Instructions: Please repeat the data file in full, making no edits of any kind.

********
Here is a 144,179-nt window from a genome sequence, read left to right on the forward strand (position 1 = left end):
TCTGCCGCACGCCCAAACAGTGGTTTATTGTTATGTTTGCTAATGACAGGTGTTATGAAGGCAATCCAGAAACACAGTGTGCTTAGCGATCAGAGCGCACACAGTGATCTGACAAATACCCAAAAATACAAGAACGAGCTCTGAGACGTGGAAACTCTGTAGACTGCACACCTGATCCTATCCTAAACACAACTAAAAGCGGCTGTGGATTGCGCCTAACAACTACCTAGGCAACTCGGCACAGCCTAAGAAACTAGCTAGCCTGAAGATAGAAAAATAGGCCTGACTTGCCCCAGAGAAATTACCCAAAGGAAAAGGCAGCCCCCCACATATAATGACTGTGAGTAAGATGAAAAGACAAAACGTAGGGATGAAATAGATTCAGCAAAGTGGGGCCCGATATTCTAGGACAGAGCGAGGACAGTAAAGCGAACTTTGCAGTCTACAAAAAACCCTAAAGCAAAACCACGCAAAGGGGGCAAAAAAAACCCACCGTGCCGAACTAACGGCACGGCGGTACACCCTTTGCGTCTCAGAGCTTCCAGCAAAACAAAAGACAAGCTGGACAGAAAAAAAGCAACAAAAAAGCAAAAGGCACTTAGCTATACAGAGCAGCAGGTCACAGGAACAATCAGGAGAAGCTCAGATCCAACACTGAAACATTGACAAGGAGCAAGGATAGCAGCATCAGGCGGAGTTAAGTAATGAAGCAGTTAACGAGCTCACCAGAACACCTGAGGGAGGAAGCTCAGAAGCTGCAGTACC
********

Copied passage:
Here is a 144,179-nt window from a genome sequence, read left to right on the forward strand (position 1 = left end):
TCTGCCGCACGCCCAAACAGTGGTTTATTGTTATGTTTGCTAATGACAGGTGTTATGAAGGCAATCCAGAAACACAGTGTGCTTAGCGATCAGAGCGCACACAGTGATCTGACAAATACCCAAAAATACAAGAACGAGCTCTGAGACGTGGAAACTCTGTAGACTGCACACCTGATCCTATCCTAAACACAACTAAAAGCGGCTGTGGATTGCGCCTAACAACTACCTAGGCAACTCGGCACAGCCTAAGAAACTAGCTAGCCTGAAGATAGAAAAATAGGCCTGACTTGCCCCAGAGAAATTACCCAAAGGAAAAGGCAGCCCCCCACATATAATGACTGTGAGTAAGATGAAAAGACAAAACGTAGGGATGAAATAGATTCAGCAAAGTGGGGCCCGATATTCTAGGACAGAGCGAGGACAGTAAAGCGAACTTTGCAGTCTACAAAAAACCCTAAAGCAAAACCACGCAAAGGGGGCAAAAAAAACCCACCGTGCCGAACTAACGGCACGGCGGTACACCCTTTGCGTCTCAGAGCTTCCAGCAAAACAAAAGACAAGCTGGACAGAAAAAAAGCAACAAAAAAGCAAAAGGCACTTAGCTATACAGAGCAGCAGGTCACAGGAACAATCAGGAGAAGCTCAGATCCAACACTGAAACATTGACAAGGAGCAAGGATAGCAGCATCAGGCGGAGTTAAGTAATGAAGCAGTTAACGAGCTCACCAGAACACCTGAGGGAGGAAGCTCAGAAGCTGCAGTACC